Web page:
The Federation announced its own launch on March 21st 1970, but did not disclose the details. Most thought this would simply be a simple copy of the Minuteman mission. However, they were wrong. On March 19th, it was announced that this was in fact the moon launch. And at noon, GMT, millions around the Federation gathered around their television sets to watch the landing. At 12:36 GMT precisely, the Brotherhood XI touched down on the surface of the moon. 3 minutes later, a young British pilot emerged from the cockpit, carrying the flag of both the Federation and the Union Jack. His name was Robert Accrington. As he took the first footstep ever made by man on the surface of the moon, he said ‘May this mission forever live on as a symbol of the ingenuity of man’. Minutes later, his co-pilots, a Canadian named Damon McIntyre and an Indian named Rajit Chandran joined him in planting the flags of the Federation, Britain, Canada and India into the surface of the moon.

President Parker of the US took the loss well, and made an honourable concession speech. At the end, he noted the US mission would still take place, and on April 26th, US pilot Michael Lister became the first American on the moon. The Stars and Stripes flew symbolically beside the Union Jack and the Federation banner.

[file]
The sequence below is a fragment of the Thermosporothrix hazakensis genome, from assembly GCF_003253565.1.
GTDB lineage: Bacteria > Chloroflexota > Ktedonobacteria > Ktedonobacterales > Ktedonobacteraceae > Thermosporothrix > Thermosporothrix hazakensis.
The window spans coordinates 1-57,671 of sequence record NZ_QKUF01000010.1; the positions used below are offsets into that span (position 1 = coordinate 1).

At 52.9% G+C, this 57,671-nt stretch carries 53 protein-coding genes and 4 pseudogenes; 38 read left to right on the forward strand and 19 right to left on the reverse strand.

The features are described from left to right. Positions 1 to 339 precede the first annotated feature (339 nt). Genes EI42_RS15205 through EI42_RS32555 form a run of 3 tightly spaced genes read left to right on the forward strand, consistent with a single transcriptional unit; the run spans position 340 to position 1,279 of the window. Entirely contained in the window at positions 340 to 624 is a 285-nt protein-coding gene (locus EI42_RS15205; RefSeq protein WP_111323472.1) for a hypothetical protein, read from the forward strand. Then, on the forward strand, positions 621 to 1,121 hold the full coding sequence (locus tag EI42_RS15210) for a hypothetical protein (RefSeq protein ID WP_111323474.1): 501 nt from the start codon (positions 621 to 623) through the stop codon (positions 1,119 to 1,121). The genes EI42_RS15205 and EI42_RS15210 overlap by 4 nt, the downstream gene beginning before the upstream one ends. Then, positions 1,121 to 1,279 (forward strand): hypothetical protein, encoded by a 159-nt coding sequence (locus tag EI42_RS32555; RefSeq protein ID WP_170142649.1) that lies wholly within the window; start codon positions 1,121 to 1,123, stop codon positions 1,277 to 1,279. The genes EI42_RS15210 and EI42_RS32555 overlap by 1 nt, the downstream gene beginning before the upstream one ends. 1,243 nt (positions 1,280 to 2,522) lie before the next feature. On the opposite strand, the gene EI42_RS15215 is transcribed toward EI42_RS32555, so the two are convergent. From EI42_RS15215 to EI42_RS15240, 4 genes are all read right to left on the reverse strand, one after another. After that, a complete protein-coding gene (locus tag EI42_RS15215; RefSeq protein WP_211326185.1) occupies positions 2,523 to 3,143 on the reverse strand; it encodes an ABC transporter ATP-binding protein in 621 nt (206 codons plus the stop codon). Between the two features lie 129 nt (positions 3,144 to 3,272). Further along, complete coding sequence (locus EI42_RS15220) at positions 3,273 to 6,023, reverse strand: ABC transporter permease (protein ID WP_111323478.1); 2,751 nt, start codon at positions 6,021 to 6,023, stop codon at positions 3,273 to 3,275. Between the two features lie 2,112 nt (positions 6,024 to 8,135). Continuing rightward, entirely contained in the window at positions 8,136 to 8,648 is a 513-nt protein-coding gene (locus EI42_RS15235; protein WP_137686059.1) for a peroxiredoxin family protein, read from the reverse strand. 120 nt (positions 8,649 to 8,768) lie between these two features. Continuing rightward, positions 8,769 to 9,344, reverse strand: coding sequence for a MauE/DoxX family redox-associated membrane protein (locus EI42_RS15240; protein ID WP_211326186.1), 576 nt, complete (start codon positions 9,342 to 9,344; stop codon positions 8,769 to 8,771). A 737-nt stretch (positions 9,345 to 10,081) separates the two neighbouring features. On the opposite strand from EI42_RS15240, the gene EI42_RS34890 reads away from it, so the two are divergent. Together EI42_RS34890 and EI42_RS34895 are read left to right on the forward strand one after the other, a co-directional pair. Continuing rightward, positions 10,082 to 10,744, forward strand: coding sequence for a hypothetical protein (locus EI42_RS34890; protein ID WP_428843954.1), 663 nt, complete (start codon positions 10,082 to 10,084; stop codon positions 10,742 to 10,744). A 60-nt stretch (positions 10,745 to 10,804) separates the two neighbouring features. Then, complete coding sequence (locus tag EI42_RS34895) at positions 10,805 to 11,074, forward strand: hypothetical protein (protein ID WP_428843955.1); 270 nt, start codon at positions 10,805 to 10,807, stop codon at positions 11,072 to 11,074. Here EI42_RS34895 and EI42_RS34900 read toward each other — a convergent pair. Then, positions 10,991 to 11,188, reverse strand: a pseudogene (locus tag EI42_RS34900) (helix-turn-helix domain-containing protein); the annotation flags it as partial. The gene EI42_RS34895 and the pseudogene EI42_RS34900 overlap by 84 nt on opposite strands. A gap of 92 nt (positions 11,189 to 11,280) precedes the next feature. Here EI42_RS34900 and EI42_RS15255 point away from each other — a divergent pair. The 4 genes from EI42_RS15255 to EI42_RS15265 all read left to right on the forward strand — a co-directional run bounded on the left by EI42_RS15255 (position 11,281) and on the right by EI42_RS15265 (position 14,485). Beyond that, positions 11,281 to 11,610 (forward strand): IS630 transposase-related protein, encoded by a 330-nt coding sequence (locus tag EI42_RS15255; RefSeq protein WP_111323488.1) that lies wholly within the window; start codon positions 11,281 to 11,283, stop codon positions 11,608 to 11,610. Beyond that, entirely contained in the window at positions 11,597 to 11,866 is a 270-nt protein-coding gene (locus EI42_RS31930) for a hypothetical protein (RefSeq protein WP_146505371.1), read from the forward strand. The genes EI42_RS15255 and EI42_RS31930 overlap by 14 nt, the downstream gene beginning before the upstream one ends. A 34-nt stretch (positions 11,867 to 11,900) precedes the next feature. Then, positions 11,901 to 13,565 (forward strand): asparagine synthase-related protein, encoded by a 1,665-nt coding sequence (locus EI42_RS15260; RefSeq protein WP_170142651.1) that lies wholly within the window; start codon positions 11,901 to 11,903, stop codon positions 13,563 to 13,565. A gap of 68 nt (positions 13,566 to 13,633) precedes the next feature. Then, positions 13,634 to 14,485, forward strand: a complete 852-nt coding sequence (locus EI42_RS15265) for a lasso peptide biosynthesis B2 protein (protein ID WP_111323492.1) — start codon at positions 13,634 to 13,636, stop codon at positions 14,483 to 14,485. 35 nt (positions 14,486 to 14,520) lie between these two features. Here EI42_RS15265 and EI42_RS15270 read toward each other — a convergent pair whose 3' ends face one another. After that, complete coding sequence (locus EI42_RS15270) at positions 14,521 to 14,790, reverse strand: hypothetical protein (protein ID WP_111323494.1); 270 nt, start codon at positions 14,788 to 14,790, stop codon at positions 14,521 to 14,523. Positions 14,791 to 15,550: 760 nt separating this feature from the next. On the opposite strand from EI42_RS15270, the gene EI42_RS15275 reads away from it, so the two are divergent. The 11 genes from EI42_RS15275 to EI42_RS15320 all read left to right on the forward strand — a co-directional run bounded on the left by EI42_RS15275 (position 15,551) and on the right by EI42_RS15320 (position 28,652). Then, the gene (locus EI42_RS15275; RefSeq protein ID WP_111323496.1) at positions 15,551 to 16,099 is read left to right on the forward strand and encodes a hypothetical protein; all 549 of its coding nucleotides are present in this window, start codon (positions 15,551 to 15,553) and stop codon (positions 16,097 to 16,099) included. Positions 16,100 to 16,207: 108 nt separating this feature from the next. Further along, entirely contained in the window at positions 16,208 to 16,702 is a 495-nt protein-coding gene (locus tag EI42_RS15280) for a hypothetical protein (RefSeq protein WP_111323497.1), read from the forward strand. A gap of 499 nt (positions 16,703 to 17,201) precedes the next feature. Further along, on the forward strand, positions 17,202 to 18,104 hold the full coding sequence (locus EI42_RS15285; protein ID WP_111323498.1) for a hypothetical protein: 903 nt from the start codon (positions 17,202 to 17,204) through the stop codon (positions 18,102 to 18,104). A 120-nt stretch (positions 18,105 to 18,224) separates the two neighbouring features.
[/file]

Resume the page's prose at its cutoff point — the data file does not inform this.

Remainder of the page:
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« Reply #68 on: April 04, 2010, 09:38:33 am »
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IMPERIAL FEDERATION COMITTEES: 1927-1970

IMCOMIND (Imperial Committee on the Self Determination of India, 1927-1944): Was chiefly responsible for reforming India’s role in the Imperial Federation, and paved the way for and independent India. Disbanded after Indian independence, 1944.

IMCOMS (Imperial Committee on Slavery, 1927-): Contributed to the abolition of de facto slavery in parts of the British Empire in Africa. Now mainly a pressure group for stricter action against states that tolerate slavery.

IMARM (Imperial Council of Armed Forces, 1937-): Formed to co-ordinate the war against Italy. Has remained since to help co-ordinate Imperial forces.